Hey there! My name is Emilie and I am a current third-year environmental sciences major. I studied abroad in France during the summer and fall of 2022. When I left for France in June it was my very first time ever leaving the United States. I am also a current Renaissance scholar and EOP student. Financially I wasn’t sure how studying abroad would play out for me, but working closely with the Financial Aid office, my UC advisors, and earning a Gilman Scholarship and UCEAP scholarship, it was made possible.
I have dreamt of studying abroad in France since my first French class in 7th grade. I continued to study French through high school and took a couple of classes at UCSC as well. Picking my program was difficult because I didn’t know where exactly in France I wanted to go. After some advising appointments with my on-campus Global Learning advisors, I ended up spending the summer in Paris taking language classes to prepare me for the University in Bordeaux, France that fall semester. When I first arrived, I struggled immensely with the language. After all those years of classes, I felt that I was pretty prepared with my language skills. However, I soon realized that textbook French is nothing like the spoken, conversational French that surrounded me. I had to relearn how to speak and listen to native French speakers. I remember the fear that rushed through me as I entered a boulangerie or supermarché for those first few weeks. Eventually, I felt much more comfortable and was really grateful to have spent the summer in Paris practicing before I headed straight for the university.
Although Paris was great for my language practice and getting used to the new culture, it was much too big of a city for me. I was so excited to leave the stressful metros and tourists and head to Bordeaux, which I found to be a calmer and more enriching experience. I took all my classes in French and soon learned the struggles of being the “outsider” during my time at the university. In many of my classes I was the only foreign exchange student, and feeling so out of place was difficult for me. Isolation was something that struck me hard while abroad as well. I often felt like an outsider as soon as I began speaking French with natives or trying to keep up with notes during class. The adjustment to the university itself was also difficult. I’m used to the quarter system at UCSC and the University of Bordeaux was a semester schedule. Switching from 3 classes at a time to 5 or 6 with the additional language barrier and not knowing the campus or students very well was tough. When I would feel this way I would often lean on other UCEAP students who lived near my apartment and would also frequent my UCEAP advisors on campus in Bordeaux who were super helpful and made everything feel a little more comfortable. Although it was demanding, being in a new country where I was still learning the language and culture was such an eye-opening experience and provided me with skills that I’ve taken back to the United States.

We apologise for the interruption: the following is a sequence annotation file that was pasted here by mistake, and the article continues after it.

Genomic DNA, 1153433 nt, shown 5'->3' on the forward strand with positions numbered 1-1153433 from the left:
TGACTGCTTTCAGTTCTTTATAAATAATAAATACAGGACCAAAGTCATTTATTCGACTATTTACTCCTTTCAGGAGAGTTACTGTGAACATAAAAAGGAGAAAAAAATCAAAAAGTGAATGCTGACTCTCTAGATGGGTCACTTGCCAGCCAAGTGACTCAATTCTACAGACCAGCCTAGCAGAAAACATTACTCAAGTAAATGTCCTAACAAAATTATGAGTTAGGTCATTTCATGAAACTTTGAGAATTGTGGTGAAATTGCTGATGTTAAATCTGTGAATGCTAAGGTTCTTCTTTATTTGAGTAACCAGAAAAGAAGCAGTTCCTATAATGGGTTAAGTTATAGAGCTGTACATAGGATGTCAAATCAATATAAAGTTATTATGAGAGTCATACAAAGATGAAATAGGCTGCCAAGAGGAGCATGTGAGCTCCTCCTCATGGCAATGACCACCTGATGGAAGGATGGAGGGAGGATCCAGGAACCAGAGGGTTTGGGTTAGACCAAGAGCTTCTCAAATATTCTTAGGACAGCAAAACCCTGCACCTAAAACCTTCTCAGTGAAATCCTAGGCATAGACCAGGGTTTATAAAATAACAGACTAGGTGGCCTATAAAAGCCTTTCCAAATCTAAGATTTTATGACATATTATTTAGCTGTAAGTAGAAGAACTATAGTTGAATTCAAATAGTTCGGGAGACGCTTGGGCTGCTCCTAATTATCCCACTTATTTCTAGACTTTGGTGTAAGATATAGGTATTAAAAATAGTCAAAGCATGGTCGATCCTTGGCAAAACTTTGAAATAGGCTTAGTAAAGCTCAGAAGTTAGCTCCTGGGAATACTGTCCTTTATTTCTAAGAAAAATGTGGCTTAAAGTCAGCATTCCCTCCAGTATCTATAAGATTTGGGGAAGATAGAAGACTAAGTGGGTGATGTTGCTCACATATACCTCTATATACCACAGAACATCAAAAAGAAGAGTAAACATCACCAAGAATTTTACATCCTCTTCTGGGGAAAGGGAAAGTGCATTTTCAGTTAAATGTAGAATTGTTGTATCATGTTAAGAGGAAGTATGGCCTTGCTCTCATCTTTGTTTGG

Besides the university, I absolutely adored Bordeaux. The architecture was beautiful, it was near the ocean so I would often take trains to the beach when the weather was warm, and the people were much friendlier than in Paris. The transportation was also ideal, with above-ground trams that run throughout the city. At the beginning of the semester, I also got a job as a nanny for two little girls that lived near me. I would often pick them up from school and do homework with them. This experience was especially great because I was able to get a real French family experience and improve my language, which was important since I was living in an apartment with another UCEAP student.
A lot of the time that I was abroad I felt a longing for California and UCSC, especially during the more difficult times of my program. That weirdly changed just about a month before I was scheduled to leave to come back home. Suddenly, I was feeling extremely anxious to return to a place I had been absent from for several months and to come back to friends and a university that had felt so far away. I had to tap into my advising and counseling resources as a study abroad student for the first time in order to process the fact that this chapter was soon over. It was hard to leave Europe and to end something I had dreamt about since 7th grade. Something especially alarming was the reverse culture shock that happened when I finally came back to the United States. I knew the adjustment was gonna be a challenge, but spending six months abroad made for a surprisingly difficult return. I had a simultaneous deeper appreciation for my home university and a longing for the memories and encounters in Europe.